At the heart of the book is a concern to return to the centrality of discipleship within a communal context. Indeed, I sighed with frustration and sadness when they write in the Introduction: “This book is best used with a group of four to twelve people. … It is important to work through this material with others, since it was designed for a group rather than to be digested alone.” Well, heck, I don’t have even three other people I know who could be part of what they call a “discipleship core”. So sad! It means that my learning from the book will be shortchanged and I will not fully benefit from the formational learning aspects (meta-learning, reflective learning, and experiential learning) that require communal participation. Sigh …

The first theme is “Distributing” which I take to be a shift from a hierarchical and centralized focus to pluriform gifts and polycentric leadership — i.e., a distributed and relational approach.  They begin by describing the Church as the “Christian-industrial complex”, at least those churches that are held up as models of success:

In our American imagination success means growing bigger, collecting more resources, consolidating power, creating strong hierarchical structures and growing rapidly.

American church leaders’ imaginations and metrics for success are increasingly shaped by the things they can count. But, as Albert Einstein said, “That which counts is often the most difficult to count.”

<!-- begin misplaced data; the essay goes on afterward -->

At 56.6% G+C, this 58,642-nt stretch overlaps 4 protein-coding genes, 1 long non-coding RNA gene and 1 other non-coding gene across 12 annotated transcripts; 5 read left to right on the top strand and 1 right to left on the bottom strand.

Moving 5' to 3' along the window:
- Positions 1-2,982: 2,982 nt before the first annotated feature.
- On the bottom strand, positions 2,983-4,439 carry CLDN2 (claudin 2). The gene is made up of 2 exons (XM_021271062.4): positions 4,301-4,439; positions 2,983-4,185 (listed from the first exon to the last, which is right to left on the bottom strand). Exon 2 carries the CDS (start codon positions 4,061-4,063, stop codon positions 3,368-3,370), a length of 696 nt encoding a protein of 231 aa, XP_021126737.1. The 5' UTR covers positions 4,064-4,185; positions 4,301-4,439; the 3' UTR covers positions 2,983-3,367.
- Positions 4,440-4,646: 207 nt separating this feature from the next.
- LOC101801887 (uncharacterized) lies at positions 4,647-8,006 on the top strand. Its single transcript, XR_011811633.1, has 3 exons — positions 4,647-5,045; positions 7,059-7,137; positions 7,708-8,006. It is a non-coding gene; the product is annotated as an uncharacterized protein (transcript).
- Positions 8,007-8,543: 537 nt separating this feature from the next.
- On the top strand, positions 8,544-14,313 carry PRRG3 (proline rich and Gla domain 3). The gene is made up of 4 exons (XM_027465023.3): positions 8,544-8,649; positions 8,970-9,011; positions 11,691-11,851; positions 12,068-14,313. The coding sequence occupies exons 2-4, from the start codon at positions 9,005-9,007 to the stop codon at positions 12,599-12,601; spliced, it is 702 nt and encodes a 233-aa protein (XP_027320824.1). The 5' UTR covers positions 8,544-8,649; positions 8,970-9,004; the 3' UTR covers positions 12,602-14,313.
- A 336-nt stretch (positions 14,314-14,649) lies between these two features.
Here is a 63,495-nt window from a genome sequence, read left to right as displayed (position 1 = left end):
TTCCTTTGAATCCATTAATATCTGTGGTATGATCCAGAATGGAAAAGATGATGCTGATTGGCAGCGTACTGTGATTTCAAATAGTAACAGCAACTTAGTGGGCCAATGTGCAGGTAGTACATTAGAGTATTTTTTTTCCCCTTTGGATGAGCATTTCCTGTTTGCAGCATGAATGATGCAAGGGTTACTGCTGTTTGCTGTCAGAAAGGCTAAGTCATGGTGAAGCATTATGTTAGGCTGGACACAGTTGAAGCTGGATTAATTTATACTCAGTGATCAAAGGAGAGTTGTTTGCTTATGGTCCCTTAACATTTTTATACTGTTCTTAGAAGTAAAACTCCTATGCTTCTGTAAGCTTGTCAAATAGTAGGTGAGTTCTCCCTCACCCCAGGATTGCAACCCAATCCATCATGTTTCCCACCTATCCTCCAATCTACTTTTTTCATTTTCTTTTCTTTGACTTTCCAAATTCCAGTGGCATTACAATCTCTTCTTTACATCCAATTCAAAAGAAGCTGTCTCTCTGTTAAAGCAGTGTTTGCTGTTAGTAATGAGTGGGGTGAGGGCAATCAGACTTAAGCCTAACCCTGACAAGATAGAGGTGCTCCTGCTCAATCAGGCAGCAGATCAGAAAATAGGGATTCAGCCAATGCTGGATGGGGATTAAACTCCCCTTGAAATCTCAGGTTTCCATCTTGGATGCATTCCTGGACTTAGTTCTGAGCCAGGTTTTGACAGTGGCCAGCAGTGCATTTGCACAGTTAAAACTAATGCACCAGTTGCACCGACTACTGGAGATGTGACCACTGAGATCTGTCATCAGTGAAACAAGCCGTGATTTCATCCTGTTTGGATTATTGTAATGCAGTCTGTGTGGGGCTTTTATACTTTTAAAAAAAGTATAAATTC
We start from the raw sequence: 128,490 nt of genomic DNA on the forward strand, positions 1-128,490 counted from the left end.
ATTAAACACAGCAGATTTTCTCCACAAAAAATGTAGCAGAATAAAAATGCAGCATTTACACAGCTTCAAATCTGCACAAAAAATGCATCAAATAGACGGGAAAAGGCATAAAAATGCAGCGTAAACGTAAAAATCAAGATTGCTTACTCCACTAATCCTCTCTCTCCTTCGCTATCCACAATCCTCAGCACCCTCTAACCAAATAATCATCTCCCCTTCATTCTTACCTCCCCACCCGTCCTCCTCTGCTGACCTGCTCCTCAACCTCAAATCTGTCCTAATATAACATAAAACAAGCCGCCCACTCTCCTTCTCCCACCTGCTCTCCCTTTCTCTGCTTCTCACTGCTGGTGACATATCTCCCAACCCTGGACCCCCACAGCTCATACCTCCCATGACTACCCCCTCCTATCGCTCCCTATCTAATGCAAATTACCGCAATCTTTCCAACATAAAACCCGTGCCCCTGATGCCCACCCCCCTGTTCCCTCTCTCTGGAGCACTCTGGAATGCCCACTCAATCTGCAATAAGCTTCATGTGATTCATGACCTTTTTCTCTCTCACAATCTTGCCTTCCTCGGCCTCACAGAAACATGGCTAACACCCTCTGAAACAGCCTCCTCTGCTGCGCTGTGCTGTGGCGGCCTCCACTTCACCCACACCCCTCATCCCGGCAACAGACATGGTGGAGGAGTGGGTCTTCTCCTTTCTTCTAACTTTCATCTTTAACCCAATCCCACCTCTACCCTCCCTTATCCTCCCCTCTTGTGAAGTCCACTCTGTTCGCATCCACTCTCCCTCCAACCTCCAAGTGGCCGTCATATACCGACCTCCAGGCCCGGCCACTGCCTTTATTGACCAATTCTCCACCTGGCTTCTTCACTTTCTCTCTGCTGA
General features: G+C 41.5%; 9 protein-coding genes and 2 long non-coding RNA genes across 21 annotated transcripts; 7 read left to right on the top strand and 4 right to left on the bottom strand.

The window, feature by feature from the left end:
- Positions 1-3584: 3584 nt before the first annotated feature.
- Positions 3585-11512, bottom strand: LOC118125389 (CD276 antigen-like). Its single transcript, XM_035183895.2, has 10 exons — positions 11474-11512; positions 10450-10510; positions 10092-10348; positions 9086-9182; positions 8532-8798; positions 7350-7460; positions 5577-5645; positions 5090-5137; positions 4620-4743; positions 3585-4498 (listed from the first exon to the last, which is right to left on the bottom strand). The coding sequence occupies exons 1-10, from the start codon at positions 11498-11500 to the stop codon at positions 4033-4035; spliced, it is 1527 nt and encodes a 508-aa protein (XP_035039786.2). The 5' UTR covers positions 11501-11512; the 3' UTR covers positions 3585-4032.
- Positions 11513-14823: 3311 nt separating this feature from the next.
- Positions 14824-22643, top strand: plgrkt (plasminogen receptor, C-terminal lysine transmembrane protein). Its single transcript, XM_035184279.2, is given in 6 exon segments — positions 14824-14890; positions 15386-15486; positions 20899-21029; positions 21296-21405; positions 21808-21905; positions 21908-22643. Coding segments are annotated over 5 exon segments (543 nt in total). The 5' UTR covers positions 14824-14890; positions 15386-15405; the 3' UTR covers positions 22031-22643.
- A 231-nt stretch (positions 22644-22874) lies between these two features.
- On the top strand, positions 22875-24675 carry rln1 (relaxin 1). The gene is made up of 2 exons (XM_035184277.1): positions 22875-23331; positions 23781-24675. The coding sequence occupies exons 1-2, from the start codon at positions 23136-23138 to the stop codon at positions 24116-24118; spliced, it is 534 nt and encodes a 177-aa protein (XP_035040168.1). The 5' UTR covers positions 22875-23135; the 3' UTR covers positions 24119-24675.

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Aging Biblically

Time flies. And it flies faster each year. So don’t procrastinate.

Like a game of hot potato, you should get rid of your possessions as fast as possible. Invest everything you can in the Kingdom. Your life is going to be over any minute, and you are going to regret holding on to things you weren’t able to keep.

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My wife and I had the opportunity to spend an evening at a salon hosted by a single mom at her home. The presenter was a young man (20 years old) who shared his life as an immigrant from Korea and his quest for identity and belonging. As a child of immigrant parents I can relate to his story and I also appreciated his honesty about trying to hold on to his Christian faith through it all.

We had an interesting and diverse group of people and we enjoyed the conversations over the potluck dinner. In many ways, though this was a non-Christian gathering, I felt it was as if I was in a house church meeting with the Lord’s Supper as a real meal (which it was) and everyone participating in the gathering (which was the norm). Even the children (including my youngest daughter) were part of the gathering: listening and interacting with the adults.

I wish I could experience genuine community in church as well …